Intro to Terminal Aliases

Terminal aliases are just shortcuts for the terminal so you can type less. For example, if you use git on the command line you probably type git status a lot. Well, with an alias, you can do something like gs instead. Here’s how you do it:

First, you need to figure out where your configuration file is. I use ohmyzsh so my config file is located at ~/.zshrc If you use bash, you’ll want to use ~/.bash_profile . If it doesn’t exist, you’ll want to create it. You can do it in terminal simply by typing:

touch ~/.bash_profile

Then open it in your text editor of choice. I you like Atom you would do this:

open -a Atom ~/.bash_profile

or, in my case:

open -a Atom ~/.zshrc

To create an alias, just type:

alias thingyouwanttotype=‘action you want to happen’

So if you want to use gs for git status just do:

alias gs="/usr/local/bin/git status"

(You need the fully qualified path for applications when you call them from within the config file.)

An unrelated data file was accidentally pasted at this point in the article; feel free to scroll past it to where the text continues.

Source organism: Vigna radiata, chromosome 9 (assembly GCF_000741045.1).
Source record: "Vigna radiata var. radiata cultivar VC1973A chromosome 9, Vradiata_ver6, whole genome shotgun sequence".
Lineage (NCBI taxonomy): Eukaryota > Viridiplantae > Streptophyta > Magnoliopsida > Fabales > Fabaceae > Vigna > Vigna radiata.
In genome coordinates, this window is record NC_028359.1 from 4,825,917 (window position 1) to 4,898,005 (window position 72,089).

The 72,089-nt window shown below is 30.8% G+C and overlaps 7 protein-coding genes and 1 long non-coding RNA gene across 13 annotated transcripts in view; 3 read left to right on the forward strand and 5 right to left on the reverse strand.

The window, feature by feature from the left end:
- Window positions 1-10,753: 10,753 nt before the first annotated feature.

Important You have to “source” the config file before the changes take place. So if you made an alias and it’s not working, chances are you forgot to source it. Save the config file and then back in the terminal type:

source ~/.zshrc

And yes you should create an alias for that:

alias zshsource='source ~/.zshrc'

Another really handy alias is showing the “dot” files in Finder (.gitignore for example). By default they’re hidden. So if you want to show them you can do this:

alias showFiles='defaults write AppleShowAllFiles -boolean true ; killall Finder /System/Library/CoreServices/'

alias hideFiles='defaults write AppleShowAllFiles -boolean false ; killall Finder /System/Library/CoreServices/'

Since it’s so easy to show them, I like to keep them hidden so my Finder is less cluttered.

Anything you frequently type on the command line should be reduced to an alias or function if possible. This means you should make it as easy as possible to edit your config file. I can just type in zshconfig, add a quick alias, and then type in zshsource, and go about my day. This is also good for when you haven’t created an alias for 3 months and now you have a really good one to add but can’t quite remember what the config file is called or where it is. It’s a lot easier to remember zshconfig.

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